With a few notable exceptions (Abraham Lincoln's administration comes to mind), America tends to succeed despite its government rather than because of it.
So it is in Arizona. President Harry Truman had the "Do-Nothing" 80th Congress. We Arizonans have the Do-Almost-Nothing (and when you do, it's almost-always wrong) 49th Legislature. Facing a budget deficit in the billions that, by law, must be erased, these people have fiddled while the Grand Canyon overflowed with red ink. The solid Republican majorities in both the House and Senate have spent countless hours feuding with the also-Republican governor. They've made little or no effort at bipartisanship. They will readily admit that the people stonewalling the process are in their own party. And as the months have dragged past, the Republicans who are ostensibly in charge have shown a stunning inability to maintain focus.
Near the end of a marathon special session in which they were supposed to hammer out a budget, they veered wildly off course and passed—without committee hearings or public comment—House Bill 2011, the most blatantly anti-teacher piece of legislation perhaps in the history of the United States.
Among other things, in the case of hiring and/or retention, the bill prohibits school districts from honoring a teacher's many years of service to the district, its students and the community. It doesn't say that the districts don't have to honor those things; it says they can't even if they wanted to.
It also says that district administrators can cut teachers' salaries from one school year to the next or even from one week to the next. It is a vicious assault on Arizona's teachers, a petty, vindictive and incredibly dangerous piece of legislation that never should have been considered, let alone passed, and certainly shouldn't have been signed into law by short-term Gov. Jan Brewer, whose most cogent thought on the subject is, "Uh ... ."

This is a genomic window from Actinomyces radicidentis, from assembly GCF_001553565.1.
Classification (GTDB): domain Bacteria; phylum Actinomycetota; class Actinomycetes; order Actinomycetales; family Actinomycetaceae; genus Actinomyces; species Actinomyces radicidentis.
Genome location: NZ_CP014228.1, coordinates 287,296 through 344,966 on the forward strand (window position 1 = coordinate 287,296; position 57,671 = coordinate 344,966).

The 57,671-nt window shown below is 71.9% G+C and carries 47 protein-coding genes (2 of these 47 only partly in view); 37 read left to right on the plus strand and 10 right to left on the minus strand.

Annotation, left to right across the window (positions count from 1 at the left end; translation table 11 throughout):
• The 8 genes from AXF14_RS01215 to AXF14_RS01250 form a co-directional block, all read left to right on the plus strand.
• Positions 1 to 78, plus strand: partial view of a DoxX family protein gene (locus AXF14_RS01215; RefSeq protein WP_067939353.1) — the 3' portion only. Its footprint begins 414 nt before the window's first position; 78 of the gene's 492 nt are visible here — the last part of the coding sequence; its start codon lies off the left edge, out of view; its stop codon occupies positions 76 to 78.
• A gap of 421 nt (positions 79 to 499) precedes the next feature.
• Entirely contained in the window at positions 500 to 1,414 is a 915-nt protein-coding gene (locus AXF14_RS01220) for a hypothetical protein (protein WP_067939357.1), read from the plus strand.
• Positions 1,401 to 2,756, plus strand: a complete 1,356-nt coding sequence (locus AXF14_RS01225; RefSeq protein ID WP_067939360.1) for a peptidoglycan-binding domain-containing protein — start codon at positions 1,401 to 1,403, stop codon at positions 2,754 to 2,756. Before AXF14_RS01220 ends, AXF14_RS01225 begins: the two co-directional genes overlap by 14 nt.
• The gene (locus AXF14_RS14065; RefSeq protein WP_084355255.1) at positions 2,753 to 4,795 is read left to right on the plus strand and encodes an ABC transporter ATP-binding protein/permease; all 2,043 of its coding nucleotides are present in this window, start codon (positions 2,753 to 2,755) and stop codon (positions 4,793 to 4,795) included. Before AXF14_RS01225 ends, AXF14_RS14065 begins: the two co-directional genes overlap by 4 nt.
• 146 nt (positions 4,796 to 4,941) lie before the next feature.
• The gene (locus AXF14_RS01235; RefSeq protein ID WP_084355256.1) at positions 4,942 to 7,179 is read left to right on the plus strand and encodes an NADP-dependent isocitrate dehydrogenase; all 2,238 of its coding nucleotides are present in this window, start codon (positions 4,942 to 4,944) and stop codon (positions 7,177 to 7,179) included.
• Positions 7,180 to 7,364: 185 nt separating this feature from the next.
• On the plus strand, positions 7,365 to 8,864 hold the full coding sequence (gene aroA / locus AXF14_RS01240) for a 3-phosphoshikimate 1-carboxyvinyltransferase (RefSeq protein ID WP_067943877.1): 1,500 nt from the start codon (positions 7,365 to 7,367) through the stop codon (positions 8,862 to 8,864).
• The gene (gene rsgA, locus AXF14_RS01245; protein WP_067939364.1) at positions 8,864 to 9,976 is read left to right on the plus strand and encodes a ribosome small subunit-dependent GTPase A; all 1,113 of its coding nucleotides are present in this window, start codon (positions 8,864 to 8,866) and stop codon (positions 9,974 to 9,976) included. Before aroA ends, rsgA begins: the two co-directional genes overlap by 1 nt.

It's also almost certainly unconstitutional, although counting on the courts to do the right thing is as iffy of a proposition as expecting legislators who have gathered to complete a state budget to actually do their jobs without wandering off into VendettaLand.
At first, I was willing to give the knuckleheads the benefit of the doubt. I figured it's like a bunch of frat guys who have been drinking and gambling all night, and when it comes time to go to class, they instead head over to the Administration Building and moon the president of the college. This comes at the end of a grueling session where the legislators can't even agree among themselves on major points. They're handcuffed by the crushing weight of ballot propositions that have been voted into law over the years, and are forbidden from touching a penny of the huge expenditures that fund those voter-passed laws.
(My radio co-host Emil Franzi has suggested that the Legislature put those measures up for a re-vote every 10 years or so, since as many as half of the current Arizona voters weren't here and/or old enough to vote when the propositions first came up. If it was a good idea then—Clean Elections, anybody?—it should still be a good idea now. But this Legislature doesn't have the stones or the brains to give this plan a try.)
Anyway, they're all exhausted, and instead of sucking it up and making the final push, some Bluto in the back yells, "Hey, let's screw over teachers!"
One (or many) of the members should have prompted the body to stay on task, but the witch hunt was on, and like most witch hunts, it was done in the dead of night with neither reason nor understanding. First-term Rep. Frank Antenori, a District 30 Republican, calls the tradition of granting recognition to longtime teachers for their years of selfless service "archaic." The former military guy, who claims that he just wants to get rid of ineffective teachers, has instead voted (along with his cronies) to adopt a policy of, "Kill 'em all, and let God sort 'em out."
Teachers have long been in Republicans' crosshairs, mostly because of the false assumption that teachers vote as a bloc for Democrats, plus they believe in evolution and stuff. The GOP's thinly disguised disdain for (if not outright hatred of) teachers prompted the foolish headlong rush to establish unregulated and unpoliced charter schools back in 1994. While there have been some success stories (SAT factories like BASIS keep getting head-scratching national play), the plain truth is that hundreds of Arizona charter schools have failed, costing the state's taxpayers untold millions of dollars.
Republican gubernatorial candidate John Munger wants to reward outstanding teachers with salaries in the six figures. His fellow Republicans in the Legislature have countered with an offer of salaries in the four figures. And then they blanch at the suggestion that they're anti-education.
However, I'll give them one last benefit of the doubt: Maybe they don't know that what they've done is unconstitutional. After all, it's pretty hard to read the Constitution after you've just finished pissing on it.